Full steam ahead for professional jobs market as vacancies and placements climb sharply
This has signalled a sustained recovery in the white collar job market. This is in line with recent data from CIPS Purchasing managers Index (PMI) which revealed that the services sector, one of the main drivers of the UK's economic growth, has continued to expand strongly with job creation at its highest level for four months.
Engineering reaps rewards of growing manufacturing sector
The PMI Index also reported better than expected growth in the manufacturing sector during February with employment expanding at its fastest pace in almost three years. This is a trend borne out by APSCo's data which revealed an average year on year increase in engineering placements across the permanent and temporary job market of almost 10%, with online advertised vacancies growing by almost 30% month on month.
Massive skill shortages across accounting and finance
While the services sector may be the biggest drive of economic growth it seems that in the accounting and finance arena, skills shortages are really beginning to take hold. APSCo's data reveals a hike of almost 30% in permanent job placements year on year and a rise in vacancies of just over 14%. Month on month these are growing at around 3%. However it is the temporary sector that tells the true story with placements up by a massive 41%. While this may be partly explained by organisations taking on contractors for specific projects, it also points to a lack of candidates in the market able or willing to take on a permanent role.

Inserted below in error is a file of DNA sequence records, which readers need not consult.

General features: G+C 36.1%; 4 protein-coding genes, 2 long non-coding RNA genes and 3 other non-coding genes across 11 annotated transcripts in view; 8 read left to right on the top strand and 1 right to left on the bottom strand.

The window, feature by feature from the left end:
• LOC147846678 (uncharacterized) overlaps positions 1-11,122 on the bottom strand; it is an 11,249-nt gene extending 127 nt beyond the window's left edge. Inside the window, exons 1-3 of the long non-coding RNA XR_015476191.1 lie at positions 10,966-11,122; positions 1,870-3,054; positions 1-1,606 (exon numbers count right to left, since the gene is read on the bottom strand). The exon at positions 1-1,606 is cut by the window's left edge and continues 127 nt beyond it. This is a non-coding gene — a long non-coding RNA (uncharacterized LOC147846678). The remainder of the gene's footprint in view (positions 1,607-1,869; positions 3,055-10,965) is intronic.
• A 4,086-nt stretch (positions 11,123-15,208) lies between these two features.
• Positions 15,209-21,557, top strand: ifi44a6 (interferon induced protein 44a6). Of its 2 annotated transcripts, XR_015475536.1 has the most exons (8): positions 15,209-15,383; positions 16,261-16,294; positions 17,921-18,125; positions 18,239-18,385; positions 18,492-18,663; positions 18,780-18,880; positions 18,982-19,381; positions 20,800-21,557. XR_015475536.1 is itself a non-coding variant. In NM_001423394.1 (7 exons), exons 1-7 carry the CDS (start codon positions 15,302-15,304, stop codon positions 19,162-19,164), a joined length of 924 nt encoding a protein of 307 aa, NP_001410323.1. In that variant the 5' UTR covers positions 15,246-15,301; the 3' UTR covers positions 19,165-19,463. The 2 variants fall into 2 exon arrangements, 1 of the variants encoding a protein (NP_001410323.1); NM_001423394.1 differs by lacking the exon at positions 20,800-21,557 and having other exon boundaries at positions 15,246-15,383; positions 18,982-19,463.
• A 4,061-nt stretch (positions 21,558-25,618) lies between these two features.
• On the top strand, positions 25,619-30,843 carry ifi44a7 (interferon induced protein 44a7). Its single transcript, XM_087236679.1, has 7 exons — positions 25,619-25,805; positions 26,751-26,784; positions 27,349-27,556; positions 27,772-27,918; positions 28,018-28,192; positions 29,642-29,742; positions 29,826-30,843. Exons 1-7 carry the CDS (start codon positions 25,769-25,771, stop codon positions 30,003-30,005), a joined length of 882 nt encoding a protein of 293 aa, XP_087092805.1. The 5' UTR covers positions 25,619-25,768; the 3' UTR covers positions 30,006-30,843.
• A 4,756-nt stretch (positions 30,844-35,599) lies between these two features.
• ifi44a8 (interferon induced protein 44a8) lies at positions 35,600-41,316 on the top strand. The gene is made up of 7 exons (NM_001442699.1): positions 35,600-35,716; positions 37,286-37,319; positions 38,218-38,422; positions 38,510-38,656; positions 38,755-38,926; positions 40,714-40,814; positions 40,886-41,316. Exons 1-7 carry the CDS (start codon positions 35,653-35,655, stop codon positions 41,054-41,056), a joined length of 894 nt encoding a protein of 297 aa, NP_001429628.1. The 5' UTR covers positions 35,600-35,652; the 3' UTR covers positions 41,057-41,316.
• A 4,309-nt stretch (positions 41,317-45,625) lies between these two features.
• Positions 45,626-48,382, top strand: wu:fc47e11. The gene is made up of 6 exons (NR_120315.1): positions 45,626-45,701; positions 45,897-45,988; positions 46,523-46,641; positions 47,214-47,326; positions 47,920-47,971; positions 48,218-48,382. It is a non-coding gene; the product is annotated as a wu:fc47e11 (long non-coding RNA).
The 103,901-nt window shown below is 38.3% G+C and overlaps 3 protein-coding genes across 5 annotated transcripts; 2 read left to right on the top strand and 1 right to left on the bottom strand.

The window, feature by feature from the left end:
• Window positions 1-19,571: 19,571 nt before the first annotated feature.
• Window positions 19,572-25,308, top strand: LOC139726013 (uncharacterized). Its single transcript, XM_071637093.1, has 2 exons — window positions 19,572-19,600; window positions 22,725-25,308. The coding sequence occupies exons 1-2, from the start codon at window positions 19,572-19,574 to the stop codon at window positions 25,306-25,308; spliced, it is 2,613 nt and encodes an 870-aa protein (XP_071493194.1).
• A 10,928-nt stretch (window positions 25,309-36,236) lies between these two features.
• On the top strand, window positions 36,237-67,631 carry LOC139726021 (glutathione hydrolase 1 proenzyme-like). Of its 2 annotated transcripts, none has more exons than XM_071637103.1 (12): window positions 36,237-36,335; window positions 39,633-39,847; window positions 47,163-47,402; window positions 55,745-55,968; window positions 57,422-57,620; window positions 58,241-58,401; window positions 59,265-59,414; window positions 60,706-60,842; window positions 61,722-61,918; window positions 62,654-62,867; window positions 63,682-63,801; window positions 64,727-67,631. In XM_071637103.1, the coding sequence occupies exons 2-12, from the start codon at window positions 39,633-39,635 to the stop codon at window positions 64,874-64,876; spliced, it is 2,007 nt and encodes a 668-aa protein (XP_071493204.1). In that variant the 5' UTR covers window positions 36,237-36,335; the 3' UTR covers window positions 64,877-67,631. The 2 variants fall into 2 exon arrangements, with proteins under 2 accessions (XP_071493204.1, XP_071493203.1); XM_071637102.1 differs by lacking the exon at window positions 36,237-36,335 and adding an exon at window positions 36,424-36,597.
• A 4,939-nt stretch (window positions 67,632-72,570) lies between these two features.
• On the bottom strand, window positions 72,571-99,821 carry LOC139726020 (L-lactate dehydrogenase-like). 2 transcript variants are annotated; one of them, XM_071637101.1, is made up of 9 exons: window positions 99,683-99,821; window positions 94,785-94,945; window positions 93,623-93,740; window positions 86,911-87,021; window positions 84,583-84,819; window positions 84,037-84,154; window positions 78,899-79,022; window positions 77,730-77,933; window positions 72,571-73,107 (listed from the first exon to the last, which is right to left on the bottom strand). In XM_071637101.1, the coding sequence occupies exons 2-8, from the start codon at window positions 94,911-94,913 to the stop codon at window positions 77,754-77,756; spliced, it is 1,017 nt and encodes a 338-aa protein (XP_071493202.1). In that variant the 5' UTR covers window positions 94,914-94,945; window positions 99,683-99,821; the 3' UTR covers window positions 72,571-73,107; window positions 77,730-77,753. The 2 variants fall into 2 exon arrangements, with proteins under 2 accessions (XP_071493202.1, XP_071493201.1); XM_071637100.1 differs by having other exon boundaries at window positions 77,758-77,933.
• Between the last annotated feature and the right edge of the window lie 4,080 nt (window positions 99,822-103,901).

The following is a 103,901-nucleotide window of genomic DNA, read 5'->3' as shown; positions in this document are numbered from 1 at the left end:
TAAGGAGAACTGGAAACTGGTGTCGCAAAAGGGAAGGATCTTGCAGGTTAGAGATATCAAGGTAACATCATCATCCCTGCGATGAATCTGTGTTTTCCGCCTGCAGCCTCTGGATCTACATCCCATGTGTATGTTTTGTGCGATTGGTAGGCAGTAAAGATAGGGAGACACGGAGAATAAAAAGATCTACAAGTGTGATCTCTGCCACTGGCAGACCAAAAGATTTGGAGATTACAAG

Ann Swain, Chief Executive of APSCo comments:
"While it is encouraging to see such strong growth in the professional jobs market, this has to be tempered with a note of caution. Strong economic growth can only be sustained if UK PLC has access to the right pool of talent - a pool that has to be in the right place at the right time. Under investment in people and training during a recession may be seen by some as an economic necessity - but as the recovery gains pace and the need for talent grows more urgent, organisations will begin to realise that it may in fact have been a false economy."